As a researcher and participant in an anti-poverty project in eastern UP in which we were trying to come up with suitable livelihood activities for the 40 percent of the population that was totally landless and dependent on agricultural labour, a surprising item would appear in the list of activities that dalit members of the target group expressed an interest in taking up.
Uma Vasudev’s biography of Pandit Hariprasad Chaurasia, the renowned flautist, comes across as a mixed bag. At one level, there is little to distinguish it from most run-of-the-mill hagiographical accounts of musicians and their lives. Other reviewers hold that it reads more like an autobiography. I feel compelled to agree; to my mind it comes across exactly like a ghosted autobiography written for some reason in the third person.
The book as the title suggests describes the history of the devadasis of India who were regarded for centuries as servants of the Hindu deities. But for one century between 1857 to 1947 they came to be regarded as profane prostitutes by the emerging Indian westernized elite and the British officials.
This is an anthology of interviews conducted with eleven performing women artists and forms the second part of a series that C.S.Lakshmi has edited with an introduction. While the first dealt with women musicians and their engagement with the art form, the present monograph features dancers as the chief protagonists whose stories mirror the complex evolution of classical dance in modern India and its changing social context.
This book is yet another addition to the growing body of literature on the family and gender. An outcome of a seminar organized by the Konrad Adenauer Foundation it comprises thirteen excellent essays written by scholars from different academic disciplines and political views from Germany and India.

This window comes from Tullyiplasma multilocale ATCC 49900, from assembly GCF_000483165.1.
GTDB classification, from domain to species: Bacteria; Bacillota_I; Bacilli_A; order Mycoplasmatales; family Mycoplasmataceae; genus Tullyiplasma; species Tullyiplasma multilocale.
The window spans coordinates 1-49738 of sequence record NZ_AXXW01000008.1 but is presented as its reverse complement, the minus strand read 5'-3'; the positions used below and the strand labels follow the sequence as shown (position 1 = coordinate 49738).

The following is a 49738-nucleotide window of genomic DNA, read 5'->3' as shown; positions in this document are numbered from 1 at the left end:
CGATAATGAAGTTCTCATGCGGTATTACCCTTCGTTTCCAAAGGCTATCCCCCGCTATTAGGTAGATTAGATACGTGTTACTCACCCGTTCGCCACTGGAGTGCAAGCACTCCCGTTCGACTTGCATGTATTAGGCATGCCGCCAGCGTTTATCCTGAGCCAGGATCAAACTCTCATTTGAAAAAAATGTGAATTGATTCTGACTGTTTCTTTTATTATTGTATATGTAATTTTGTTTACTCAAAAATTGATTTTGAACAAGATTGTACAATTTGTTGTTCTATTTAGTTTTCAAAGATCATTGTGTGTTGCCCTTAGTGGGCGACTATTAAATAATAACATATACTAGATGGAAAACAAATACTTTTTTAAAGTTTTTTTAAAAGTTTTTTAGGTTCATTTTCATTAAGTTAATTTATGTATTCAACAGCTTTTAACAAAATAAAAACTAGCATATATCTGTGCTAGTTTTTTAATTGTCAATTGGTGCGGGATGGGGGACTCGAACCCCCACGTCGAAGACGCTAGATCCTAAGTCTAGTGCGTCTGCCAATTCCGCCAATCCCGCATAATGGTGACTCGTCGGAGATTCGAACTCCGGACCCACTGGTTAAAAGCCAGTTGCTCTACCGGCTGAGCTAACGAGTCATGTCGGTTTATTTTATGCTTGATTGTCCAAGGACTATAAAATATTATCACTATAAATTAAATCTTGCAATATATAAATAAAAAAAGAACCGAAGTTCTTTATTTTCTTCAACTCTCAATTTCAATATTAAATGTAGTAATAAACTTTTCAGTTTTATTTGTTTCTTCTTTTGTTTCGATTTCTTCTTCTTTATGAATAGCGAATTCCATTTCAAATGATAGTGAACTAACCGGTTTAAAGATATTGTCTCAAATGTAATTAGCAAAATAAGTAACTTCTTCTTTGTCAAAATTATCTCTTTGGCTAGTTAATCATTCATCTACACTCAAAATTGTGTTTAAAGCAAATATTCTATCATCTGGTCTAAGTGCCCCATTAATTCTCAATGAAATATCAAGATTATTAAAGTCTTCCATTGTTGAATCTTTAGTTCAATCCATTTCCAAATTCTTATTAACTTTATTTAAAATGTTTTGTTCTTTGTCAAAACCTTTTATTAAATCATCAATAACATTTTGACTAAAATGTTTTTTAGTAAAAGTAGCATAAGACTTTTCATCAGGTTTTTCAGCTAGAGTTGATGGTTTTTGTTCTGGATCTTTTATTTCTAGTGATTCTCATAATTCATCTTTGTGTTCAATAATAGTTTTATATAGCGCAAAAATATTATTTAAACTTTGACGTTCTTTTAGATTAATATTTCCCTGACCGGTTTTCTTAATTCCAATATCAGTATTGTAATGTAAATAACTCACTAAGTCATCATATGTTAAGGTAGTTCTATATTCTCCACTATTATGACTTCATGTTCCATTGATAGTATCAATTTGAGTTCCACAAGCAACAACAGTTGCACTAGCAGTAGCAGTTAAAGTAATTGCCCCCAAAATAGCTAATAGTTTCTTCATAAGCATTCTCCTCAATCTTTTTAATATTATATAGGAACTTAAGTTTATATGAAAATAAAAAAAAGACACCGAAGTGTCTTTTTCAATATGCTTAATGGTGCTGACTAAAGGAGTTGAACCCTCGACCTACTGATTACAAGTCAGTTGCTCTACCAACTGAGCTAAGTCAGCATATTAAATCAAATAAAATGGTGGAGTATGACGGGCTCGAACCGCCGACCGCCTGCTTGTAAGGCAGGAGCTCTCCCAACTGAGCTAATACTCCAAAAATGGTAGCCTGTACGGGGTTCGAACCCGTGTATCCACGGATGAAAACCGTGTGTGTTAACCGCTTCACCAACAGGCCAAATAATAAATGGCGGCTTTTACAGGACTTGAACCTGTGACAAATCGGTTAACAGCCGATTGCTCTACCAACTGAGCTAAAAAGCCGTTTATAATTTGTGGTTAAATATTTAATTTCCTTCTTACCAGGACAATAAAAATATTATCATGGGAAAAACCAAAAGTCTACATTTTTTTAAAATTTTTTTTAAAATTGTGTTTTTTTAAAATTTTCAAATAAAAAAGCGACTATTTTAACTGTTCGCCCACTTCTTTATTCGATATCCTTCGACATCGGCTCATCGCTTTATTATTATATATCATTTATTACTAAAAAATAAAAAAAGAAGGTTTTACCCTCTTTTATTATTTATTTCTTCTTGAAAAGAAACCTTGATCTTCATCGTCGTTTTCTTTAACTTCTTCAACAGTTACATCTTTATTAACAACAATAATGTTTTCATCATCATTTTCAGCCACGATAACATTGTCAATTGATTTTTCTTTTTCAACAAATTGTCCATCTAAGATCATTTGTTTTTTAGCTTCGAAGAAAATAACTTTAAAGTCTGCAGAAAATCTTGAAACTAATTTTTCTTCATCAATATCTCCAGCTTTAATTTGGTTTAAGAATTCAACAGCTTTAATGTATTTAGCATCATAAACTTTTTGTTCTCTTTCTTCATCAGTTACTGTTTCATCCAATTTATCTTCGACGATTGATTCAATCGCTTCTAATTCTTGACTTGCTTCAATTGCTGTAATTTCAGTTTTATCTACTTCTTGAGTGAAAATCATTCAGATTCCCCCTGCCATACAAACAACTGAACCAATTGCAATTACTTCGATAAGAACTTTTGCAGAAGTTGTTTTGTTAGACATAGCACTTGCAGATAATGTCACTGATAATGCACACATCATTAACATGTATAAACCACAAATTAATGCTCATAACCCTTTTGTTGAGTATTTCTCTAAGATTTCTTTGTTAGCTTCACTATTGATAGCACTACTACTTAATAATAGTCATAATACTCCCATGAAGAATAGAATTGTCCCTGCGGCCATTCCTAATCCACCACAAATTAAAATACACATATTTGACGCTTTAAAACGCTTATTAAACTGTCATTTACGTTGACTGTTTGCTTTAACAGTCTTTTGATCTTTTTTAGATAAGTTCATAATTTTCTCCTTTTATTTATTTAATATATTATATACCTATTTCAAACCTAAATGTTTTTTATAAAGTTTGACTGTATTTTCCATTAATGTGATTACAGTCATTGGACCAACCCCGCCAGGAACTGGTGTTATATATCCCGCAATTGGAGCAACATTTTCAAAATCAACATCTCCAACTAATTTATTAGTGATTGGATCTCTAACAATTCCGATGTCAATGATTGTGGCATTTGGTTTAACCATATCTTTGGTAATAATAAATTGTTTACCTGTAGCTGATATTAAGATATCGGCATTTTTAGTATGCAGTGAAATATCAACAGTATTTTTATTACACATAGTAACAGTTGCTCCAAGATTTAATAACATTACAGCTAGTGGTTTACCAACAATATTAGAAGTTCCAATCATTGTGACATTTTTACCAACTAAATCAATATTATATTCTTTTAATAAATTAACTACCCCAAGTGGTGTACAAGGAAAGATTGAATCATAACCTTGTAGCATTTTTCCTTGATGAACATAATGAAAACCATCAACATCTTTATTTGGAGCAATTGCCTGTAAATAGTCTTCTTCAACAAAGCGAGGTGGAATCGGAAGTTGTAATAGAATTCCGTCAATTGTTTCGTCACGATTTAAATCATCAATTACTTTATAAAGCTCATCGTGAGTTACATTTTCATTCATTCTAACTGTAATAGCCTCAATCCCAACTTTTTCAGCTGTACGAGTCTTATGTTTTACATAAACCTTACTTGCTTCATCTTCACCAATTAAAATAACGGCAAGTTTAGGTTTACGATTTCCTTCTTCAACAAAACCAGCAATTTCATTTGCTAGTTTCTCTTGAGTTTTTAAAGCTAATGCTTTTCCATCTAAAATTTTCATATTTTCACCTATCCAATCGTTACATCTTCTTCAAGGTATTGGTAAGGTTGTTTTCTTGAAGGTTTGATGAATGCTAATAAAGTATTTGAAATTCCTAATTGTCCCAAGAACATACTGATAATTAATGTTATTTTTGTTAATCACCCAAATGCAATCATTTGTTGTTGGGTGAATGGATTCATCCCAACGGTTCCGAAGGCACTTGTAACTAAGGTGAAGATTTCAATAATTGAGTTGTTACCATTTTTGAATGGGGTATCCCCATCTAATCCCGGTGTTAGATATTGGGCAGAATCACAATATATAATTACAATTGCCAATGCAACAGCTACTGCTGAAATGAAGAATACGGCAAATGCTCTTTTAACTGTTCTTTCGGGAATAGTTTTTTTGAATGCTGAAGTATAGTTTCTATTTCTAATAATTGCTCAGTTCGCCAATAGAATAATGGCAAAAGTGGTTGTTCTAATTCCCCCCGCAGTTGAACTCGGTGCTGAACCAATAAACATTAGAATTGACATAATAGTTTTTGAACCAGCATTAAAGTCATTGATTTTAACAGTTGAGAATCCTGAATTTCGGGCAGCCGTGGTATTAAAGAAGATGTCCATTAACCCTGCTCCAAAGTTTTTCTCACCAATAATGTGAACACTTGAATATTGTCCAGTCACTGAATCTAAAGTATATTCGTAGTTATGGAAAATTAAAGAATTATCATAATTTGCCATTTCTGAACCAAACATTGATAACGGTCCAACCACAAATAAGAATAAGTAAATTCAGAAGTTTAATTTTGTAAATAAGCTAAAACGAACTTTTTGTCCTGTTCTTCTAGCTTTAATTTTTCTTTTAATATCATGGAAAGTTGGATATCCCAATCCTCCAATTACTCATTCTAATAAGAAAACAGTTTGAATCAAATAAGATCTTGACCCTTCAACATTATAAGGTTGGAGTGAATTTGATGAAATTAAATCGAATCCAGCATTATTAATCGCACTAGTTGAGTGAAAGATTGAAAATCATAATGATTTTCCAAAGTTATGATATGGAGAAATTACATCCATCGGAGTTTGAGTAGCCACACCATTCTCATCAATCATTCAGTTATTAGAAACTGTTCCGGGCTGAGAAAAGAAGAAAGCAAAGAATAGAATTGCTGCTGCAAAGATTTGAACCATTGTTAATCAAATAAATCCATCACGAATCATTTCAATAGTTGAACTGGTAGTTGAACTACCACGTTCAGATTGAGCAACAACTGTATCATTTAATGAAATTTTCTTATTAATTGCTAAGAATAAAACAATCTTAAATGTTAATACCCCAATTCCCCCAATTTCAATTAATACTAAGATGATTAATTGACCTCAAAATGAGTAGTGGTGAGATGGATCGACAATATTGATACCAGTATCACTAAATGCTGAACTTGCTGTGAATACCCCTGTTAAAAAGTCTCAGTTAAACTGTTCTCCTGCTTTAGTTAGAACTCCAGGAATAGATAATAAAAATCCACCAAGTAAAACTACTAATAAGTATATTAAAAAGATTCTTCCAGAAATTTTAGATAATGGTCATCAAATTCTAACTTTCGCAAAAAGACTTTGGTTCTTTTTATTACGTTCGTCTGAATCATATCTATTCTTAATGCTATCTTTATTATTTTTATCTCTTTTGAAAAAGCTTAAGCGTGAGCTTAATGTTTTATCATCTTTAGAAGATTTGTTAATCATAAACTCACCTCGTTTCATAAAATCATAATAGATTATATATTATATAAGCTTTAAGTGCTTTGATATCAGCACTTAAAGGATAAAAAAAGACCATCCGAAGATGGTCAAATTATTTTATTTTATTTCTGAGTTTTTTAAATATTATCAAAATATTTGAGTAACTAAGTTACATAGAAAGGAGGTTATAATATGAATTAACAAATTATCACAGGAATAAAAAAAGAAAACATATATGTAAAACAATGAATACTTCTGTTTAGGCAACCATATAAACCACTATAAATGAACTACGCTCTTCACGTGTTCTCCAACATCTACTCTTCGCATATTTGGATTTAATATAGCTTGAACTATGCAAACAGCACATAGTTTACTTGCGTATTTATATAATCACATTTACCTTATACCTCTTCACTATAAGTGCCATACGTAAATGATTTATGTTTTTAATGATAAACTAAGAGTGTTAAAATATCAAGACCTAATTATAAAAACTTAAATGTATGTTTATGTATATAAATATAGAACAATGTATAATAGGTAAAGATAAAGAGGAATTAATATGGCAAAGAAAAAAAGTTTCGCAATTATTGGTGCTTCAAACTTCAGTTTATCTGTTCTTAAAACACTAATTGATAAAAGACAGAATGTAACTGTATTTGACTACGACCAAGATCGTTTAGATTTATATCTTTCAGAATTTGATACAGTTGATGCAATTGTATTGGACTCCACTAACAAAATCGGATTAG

Feminism in Search of an Identity is the outcome of a University of Pune research project in the newly emerging discipline of feminist studies in India. In the book’s foreword, Professor Sharad Deshpande of the university’s Department of Philosophy reminds us that it is “devoted to a dialogue with the Indian tradition in its manifold appearance with the objective of searching for theoretical possibilities available within the tradition itself that may serve as a new vantage point in the struggle for the empowerment of women.”
The Self-Respect Movement initiated by Periyar E.V.Ramasamy in 1926 constituted, no doubt, the most radical phase of the Dravidian Movement. The vast literature on the history of the movement clearly locates its radicalism in its conscious effort to give primacy to issues of gender and particularly so in the women’s voices critiquing the brahminic patriarchy.
In this study of violin playing techniques in western classical and south Indian classical music Dr.Lalitha elaborates her understanding of contrasting techniques used in playing the violin in two distinct musical traditions. The violin was a late and foreign entrant in Indian classical music. The book in its framework and methodology adopts what one may identify as an ethnomusicological perspective.
James Kippen’s book on the tradition of tabla in Lucknow first came out in 1988, as part of the series of books entitled Cambridge Studies in Ethnomusicology. Re-reading the work at this distance dimly recreates the excitement of our introduction to ethnomusicology: for many of us, it was a new kind of writing on music, that generated both admiration and resistance strongly.
Pichwai painting is one of the best documented painting traditions in India. There have been several studies of pichhwai painting’s background, themes and iconography, such as Robert Skelton’s Rajasthani Temple Hangings of the Krishna Cult (1973), Talwar and Krishna’s Indian Pigment and Paintings on Cloth (1979) and Amit Ambalal’s Krishna as Shrinathji (1987).
For most people, the term ‘Buddhist monuments of India’ automatically brings to mind the Sanchi stupa and the magnificent cave complex at Ajanta; or perhaps the medieval monastery at Nalanda. Names like Lalitagiri, Ratnagiri and Udayagiri in all probability draw a blank.